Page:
Homeland Security



INDIVIDUAL RIGHTS AND DOMESTIC TERRORISM (Senate - May 23, 1995)
[Page: S7263]
    
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Mr. DORGAN. Mr. President, the tragedy that took place on April 19 at the Federal building in Oklahoma City was an unspeakable horror. This was a cowardly and heinous act by deranged people whose obsessions led to the killing of innocent men, women, and children. I want the people who perpetrated this act to be hunted down and to be appropriately, quickly, and harshly dealt with by our criminal justice system.

The tragic bombing at Oklahoma City has sparked a debate in our country about how to prevent a tragedy of this type from occurring again. It is important to understand that in a free country it is virtually impossible to provide any ironclad protection against the violent acts of deranged people. But part of being free is the requirement to ensure civil order. That is the job that we ask our law enforcement officials to do.

The question we must now ask ourselves is how can we protect Americans without infringing on the liberties guaranteed by the Constitution. People have a constitutional right to criticize their government and the institutions of this Nation. This right not only applies to people we like--our neighbors and our friends--it also applies to people we do not like and associations we do not care for. This right must be preserved.

The Oklahoma City bombing has also sparked a debate about militia groups in our country. People have every right to join organizations. However, I have heard some militia leaders say the Federal Government is their avowed enemy when they have been interviewed on television programs. Some of them talk in terms of violence and battles. I think that is an unhealthy attitude and I think that thinking can lead to violence.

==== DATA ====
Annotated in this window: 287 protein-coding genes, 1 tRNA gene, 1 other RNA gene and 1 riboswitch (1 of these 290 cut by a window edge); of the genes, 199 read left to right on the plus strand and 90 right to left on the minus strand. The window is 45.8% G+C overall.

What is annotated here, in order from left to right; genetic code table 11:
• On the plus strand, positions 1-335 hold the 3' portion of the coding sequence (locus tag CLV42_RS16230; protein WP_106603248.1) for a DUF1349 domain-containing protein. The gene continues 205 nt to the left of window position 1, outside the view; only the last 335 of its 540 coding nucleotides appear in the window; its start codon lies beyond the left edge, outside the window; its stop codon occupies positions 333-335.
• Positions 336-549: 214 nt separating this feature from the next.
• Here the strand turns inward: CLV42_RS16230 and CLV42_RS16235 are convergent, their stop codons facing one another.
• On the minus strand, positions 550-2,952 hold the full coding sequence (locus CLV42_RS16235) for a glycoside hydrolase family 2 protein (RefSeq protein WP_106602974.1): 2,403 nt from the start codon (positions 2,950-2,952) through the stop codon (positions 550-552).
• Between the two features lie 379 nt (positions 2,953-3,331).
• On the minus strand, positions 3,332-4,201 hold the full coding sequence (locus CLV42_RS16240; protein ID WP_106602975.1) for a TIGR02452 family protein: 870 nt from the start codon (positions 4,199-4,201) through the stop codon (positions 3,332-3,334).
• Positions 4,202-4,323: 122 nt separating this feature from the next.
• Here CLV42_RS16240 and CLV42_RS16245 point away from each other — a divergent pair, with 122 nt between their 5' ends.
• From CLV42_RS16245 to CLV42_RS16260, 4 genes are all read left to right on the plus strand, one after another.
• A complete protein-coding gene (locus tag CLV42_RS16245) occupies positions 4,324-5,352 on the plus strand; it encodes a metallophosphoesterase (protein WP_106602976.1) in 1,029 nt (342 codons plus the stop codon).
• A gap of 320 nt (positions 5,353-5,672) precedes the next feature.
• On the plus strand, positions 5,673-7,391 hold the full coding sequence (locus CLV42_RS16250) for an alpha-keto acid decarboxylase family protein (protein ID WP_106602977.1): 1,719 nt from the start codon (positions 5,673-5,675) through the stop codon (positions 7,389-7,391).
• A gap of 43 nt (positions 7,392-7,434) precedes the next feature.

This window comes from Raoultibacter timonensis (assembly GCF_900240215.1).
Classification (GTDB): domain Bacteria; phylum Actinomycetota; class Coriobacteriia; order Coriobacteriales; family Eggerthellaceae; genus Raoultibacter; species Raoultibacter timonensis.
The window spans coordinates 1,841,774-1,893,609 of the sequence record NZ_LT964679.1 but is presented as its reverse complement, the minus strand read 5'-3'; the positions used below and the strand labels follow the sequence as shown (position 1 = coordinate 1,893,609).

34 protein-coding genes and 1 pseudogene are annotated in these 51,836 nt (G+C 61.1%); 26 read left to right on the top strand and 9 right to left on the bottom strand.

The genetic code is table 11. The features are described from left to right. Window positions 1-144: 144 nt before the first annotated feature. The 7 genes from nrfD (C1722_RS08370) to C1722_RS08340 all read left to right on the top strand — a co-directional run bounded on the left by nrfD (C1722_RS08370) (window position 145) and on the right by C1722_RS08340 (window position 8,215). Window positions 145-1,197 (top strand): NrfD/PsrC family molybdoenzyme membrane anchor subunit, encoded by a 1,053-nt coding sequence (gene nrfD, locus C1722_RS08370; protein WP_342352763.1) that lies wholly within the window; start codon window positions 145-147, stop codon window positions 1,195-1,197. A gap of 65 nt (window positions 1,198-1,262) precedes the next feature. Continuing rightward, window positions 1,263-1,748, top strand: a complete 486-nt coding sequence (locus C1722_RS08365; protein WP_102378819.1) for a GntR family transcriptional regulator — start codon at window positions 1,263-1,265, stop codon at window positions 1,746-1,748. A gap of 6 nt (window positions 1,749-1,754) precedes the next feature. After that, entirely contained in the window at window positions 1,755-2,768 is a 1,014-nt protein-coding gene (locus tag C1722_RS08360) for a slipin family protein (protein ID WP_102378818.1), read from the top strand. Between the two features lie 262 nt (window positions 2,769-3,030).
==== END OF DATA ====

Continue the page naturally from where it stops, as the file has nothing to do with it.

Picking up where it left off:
I want to emphasize my commitment to preserving the fundamental freedoms that are guaranteed to all Americans under our Constitution. But I also want to emphasize that I join those in our country who want to send a message to the people who cross the line between criticizing our government and advocating or resorting to violence or terrorism. There is no constitutional right to commit violence in our country. There is no constitutional right to kill innocent men, women, and children. And those who do should be dealt with aggressively by our law enforcement agencies.

It is important that we discuss these issues in a thoughtful, reasonable, and constructive way. In America, we can disagree without being disagreeable. We can have a debate without shouting. And we can work together to fix things that are wrong in this country and to make this a better place. Most importantly, we should protect and cherish our constitutional rights. One of those rights is to live in a free country--free from the unspeakable horrors that were perpetrated on innocent people in Oklahoma City.

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